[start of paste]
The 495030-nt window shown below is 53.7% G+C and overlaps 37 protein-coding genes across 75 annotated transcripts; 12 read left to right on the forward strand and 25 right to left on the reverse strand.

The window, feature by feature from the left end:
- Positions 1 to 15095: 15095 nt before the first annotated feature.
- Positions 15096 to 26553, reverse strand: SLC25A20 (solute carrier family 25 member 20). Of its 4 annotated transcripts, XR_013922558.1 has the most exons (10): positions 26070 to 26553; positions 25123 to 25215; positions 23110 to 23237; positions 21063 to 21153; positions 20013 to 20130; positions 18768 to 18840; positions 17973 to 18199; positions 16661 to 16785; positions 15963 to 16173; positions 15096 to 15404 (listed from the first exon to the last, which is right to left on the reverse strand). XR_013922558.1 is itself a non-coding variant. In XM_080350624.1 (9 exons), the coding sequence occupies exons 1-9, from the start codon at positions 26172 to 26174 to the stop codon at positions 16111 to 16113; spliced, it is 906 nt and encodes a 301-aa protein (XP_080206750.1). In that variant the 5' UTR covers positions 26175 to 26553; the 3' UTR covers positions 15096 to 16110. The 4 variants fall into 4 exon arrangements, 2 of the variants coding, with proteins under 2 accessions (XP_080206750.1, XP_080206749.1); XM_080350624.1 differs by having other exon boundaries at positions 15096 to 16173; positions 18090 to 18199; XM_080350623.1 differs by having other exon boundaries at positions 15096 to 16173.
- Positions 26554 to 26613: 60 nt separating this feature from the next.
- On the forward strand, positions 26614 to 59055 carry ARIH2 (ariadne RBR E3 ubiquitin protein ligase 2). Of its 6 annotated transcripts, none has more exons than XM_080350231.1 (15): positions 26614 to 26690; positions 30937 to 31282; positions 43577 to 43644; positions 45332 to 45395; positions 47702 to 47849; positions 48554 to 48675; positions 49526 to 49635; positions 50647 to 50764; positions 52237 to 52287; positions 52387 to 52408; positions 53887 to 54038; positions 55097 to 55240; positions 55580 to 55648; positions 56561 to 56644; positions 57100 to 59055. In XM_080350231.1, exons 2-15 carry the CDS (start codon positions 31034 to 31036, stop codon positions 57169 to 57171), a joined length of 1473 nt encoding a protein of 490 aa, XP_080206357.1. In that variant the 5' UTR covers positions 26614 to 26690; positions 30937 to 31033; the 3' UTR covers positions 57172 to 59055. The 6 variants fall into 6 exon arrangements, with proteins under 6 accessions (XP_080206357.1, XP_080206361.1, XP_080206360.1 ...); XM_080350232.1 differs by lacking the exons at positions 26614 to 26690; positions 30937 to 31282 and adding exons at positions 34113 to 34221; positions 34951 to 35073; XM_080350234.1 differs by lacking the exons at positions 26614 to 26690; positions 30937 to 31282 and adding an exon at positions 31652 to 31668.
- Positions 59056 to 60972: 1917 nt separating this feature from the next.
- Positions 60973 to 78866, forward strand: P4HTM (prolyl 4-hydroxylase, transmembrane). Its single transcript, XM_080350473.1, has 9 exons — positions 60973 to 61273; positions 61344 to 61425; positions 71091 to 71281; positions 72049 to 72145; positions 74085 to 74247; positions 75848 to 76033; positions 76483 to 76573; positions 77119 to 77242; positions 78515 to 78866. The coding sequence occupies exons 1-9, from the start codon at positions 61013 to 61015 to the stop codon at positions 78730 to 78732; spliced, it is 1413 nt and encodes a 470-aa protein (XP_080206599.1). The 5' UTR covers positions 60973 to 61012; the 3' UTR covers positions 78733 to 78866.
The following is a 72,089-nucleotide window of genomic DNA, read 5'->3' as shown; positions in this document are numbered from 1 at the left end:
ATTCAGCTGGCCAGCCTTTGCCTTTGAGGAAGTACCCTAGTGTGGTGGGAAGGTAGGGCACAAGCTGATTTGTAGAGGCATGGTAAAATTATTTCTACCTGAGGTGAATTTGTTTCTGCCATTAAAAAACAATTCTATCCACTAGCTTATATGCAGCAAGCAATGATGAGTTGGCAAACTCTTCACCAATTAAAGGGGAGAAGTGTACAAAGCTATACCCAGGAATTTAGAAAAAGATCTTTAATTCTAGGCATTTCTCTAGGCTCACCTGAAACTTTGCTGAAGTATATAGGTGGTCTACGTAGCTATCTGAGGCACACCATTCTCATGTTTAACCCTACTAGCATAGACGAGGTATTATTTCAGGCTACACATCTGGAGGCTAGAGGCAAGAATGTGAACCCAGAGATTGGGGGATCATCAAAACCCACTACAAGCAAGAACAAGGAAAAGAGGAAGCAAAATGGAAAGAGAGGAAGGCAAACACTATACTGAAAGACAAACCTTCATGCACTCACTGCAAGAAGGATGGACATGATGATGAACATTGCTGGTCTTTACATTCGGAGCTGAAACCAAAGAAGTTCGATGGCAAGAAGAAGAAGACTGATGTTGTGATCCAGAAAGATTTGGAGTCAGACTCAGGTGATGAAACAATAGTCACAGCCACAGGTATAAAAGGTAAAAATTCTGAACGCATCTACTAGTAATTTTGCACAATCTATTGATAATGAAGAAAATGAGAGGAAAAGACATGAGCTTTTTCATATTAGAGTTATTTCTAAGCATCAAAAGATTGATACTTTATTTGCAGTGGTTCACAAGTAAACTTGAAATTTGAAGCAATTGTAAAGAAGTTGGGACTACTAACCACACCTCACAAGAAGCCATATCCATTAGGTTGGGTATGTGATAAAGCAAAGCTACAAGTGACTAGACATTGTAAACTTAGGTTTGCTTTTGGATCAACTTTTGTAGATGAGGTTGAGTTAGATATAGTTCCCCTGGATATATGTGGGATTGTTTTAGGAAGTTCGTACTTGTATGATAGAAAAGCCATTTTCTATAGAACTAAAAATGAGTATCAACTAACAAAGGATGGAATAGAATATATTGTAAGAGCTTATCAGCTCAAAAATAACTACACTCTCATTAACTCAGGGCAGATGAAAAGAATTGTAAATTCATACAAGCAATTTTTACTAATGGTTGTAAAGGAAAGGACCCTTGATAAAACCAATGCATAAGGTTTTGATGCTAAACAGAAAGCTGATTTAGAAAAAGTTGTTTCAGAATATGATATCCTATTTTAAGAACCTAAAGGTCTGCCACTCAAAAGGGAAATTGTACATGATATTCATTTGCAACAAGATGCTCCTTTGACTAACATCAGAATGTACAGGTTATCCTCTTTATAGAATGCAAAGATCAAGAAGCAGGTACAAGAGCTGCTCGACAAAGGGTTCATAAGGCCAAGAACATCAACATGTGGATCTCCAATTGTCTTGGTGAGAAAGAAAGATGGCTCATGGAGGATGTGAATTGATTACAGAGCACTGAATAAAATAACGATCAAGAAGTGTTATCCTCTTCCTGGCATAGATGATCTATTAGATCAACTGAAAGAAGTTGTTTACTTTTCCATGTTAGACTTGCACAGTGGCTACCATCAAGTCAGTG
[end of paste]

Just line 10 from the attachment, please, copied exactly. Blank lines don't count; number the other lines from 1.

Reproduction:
ATTCAGCTGGCCAGCCTTTGCCTTTGAGGAAGTACCCTAGTGTGGTGGGAAGGTAGGGCACAAGCTGATTTGTAGAGGCATGGTAAAATTATTTCTACCTGAGGTGAATTTGTTTCTGCCATTAAAAAACAATTCTATCCACTAGCTTATATGCAGCAAGCAATGATGAGTTGGCAAACTCTTCACCAATTAAAGGGGAGAAGTGTACAAAGCTATACCCAGGAATTTAGAAAAAGATCTTTAATTCTAGGCATTTCTCTAGGCTCACCTGAAACTTTGCTGAAGTATATAGGTGGTCTACGTAGCTATCTGAGGCACACCATTCTCATGTTTAACCCTACTAGCATAGACGAGGTATTATTTCAGGCTACACATCTGGAGGCTAGAGGCAAGAATGTGAACCCAGAGATTGGGGGATCATCAAAACCCACTACAAGCAAGAACAAGGAAAAGAGGAAGCAAAATGGAAAGAGAGGAAGGCAAACACTATACTGAAAGACAAACCTTCATGCACTCACTGCAAGAAGGATGGACATGATGATGAACATTGCTGGTCTTTACATTCGGAGCTGAAACCAAAGAAGTTCGATGGCAAGAAGAAGAAGACTGATGTTGTGATCCAGAAAGATTTGGAGTCAGACTCAGGTGATGAAACAATAGTCACAGCCACAGGTATAAAAGGTAAAAATTCTGAACGCATCTACTAGTAATTTTGCACAATCTATTGATAATGAAGAAAATGAGAGGAAAAGACATGAGCTTTTTCATATTAGAGTTATTTCTAAGCATCAAAAGATTGATACTTTATTTGCAGTGGTTCACAAGTAAACTTGAAATTTGAAGCAATTGTAAAGAAGTTGGGACTACTAACCACACCTCACAAGAAGCCATATCCATTAGGTTGGGTATGTGATAAAGCAAAGCTACAAGTGACTAGACATTGTAAACTTAGGTTTGCTTTTGGATCAACTTTTGTAGATGAGGTTGAGTTAGATATAGTTCCCCTGGATATATGTGGGATTGTTTTAGGAAGTTCGTACTTGTATGATAGAAAAGCCATTTTCTATAGAACTAAAAATGAGTATCAACTAACAAAGGATGGAATAGAATATATTGTAAGAGCTTATCAGCTCAAAAATAACTACACTCTCATTAACTCAGGGCAGATGAAAAGAATTGTAAATTCATACAAGCAATTTTTACTAATGGTTGTAAAGGAAAGGACCCTTGATAAAACCAATGCATAAGGTTTTGATGCTAAACAGAAAGCTGATTTAGAAAAAGTTGTTTCAGAATATGATATCCTATTTTAAGAACCTAAAGGTCTGCCACTCAAAAGGGAAATTGTACATGATATTCATTTGCAACAAGATGCTCCTTTGACTAACATCAGAATGTACAGGTTATCCTCTTTATAGAATGCAAAGATCAAGAAGCAGGTACAAGAGCTGCTCGACAAAGGGTTCATAAGGCCAAGAACATCAACATGTGGATCTCCAATTGTCTTGGTGAGAAAGAAAGATGGCTCATGGAGGATGTGAATTGATTACAGAGCACTGAATAAAATAACGATCAAGAAGTGTTATCCTCTTCCTGGCATAGATGATCTATTAGATCAACTGAAAGAAGTTGTTTACTTTTCCATGTTAGACTTGCACAGTGGCTACCATCAAGTCAGTG